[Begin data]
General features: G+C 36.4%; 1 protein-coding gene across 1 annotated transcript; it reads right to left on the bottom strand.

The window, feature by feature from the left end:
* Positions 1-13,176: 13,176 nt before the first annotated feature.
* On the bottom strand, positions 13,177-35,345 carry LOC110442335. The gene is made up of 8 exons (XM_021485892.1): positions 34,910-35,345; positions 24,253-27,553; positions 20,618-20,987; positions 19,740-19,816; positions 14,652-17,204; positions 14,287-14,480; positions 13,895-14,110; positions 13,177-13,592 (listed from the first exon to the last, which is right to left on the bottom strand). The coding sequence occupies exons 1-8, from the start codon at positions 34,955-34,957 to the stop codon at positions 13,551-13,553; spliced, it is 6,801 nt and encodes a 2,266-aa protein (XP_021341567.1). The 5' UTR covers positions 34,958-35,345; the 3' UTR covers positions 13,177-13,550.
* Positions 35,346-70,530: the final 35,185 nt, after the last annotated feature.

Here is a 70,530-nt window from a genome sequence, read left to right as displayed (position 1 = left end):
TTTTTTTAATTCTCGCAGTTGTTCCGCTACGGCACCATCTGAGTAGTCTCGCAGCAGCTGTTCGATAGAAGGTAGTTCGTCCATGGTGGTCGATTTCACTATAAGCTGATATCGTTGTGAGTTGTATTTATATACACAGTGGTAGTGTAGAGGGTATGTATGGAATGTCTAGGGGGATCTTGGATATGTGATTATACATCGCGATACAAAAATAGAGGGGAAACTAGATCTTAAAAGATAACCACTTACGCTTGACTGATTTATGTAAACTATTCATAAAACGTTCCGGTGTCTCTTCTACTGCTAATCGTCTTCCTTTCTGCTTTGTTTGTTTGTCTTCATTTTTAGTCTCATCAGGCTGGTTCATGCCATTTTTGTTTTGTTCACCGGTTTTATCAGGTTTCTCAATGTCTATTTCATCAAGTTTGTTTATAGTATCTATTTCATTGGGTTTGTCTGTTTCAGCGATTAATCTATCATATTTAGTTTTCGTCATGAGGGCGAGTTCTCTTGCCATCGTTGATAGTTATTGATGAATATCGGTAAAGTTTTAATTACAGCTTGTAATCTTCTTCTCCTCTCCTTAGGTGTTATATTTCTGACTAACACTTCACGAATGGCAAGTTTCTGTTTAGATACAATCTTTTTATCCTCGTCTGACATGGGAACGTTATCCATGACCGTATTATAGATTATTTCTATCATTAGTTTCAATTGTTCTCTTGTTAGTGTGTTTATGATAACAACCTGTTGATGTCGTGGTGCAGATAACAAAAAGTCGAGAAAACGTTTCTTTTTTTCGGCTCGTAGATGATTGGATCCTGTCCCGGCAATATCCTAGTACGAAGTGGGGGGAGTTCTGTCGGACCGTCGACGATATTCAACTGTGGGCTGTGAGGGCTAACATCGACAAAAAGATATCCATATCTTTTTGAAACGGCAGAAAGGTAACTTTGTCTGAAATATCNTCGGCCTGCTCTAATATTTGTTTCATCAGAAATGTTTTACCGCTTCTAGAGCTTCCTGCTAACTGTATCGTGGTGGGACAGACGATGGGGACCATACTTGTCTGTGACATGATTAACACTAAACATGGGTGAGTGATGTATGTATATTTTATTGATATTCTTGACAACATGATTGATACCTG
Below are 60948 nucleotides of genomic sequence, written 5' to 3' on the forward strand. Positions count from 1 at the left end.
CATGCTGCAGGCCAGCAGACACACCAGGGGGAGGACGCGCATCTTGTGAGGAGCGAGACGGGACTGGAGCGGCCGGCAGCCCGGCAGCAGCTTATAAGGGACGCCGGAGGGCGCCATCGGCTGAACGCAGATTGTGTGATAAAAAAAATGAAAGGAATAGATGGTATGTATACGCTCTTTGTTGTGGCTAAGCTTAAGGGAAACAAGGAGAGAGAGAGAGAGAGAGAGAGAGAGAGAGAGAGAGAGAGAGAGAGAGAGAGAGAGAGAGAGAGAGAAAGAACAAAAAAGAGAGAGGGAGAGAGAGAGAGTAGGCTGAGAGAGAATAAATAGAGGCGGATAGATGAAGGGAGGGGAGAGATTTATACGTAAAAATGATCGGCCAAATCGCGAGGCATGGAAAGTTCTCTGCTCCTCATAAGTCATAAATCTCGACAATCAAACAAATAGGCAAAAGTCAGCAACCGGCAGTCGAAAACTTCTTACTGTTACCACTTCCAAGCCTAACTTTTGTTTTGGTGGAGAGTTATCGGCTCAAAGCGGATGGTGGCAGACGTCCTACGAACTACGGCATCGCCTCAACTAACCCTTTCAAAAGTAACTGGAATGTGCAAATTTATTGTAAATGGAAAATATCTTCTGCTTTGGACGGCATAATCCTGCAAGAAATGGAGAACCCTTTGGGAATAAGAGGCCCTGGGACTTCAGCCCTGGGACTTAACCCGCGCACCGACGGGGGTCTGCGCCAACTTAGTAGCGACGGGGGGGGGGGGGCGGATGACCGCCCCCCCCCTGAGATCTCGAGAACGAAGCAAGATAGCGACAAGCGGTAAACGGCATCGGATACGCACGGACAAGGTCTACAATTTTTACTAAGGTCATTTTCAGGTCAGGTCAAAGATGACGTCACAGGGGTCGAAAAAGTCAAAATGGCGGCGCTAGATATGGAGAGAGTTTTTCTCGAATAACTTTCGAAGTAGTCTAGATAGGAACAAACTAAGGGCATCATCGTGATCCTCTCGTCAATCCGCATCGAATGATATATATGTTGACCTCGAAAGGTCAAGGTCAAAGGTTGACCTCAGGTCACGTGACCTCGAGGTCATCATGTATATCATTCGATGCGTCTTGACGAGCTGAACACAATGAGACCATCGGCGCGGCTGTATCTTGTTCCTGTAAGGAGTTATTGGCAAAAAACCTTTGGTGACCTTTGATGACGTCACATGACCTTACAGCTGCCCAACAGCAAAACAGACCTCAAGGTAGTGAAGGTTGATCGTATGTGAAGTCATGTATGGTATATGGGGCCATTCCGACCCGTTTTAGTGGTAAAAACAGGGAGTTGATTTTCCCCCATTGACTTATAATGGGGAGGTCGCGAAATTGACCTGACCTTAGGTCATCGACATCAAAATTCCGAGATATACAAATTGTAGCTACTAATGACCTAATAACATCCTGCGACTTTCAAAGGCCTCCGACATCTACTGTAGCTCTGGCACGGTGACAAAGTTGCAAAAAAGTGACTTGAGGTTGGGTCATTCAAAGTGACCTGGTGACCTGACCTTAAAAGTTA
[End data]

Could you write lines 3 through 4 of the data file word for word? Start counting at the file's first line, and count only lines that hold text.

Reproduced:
* Positions 1-13,176: 13,176 nt before the first annotated feature.
* On the bottom strand, positions 13,177-35,345 carry LOC110442335. The gene is made up of 8 exons (XM_021485892.1): positions 34,910-35,345; positions 24,253-27,553; positions 20,618-20,987; positions 19,740-19,816; positions 14,652-17,204; positions 14,287-14,480; positions 13,895-14,110; positions 13,177-13,592 (listed from the first exon to the last, which is right to left on the bottom strand). The coding sequence occupies exons 1-8, from the start codon at positions 34,955-34,957 to the stop codon at positions 13,551-13,553; spliced, it is 6,801 nt and encodes a 2,266-aa protein (XP_021341567.1). The 5' UTR covers positions 34,958-35,345; the 3' UTR covers positions 13,177-13,550.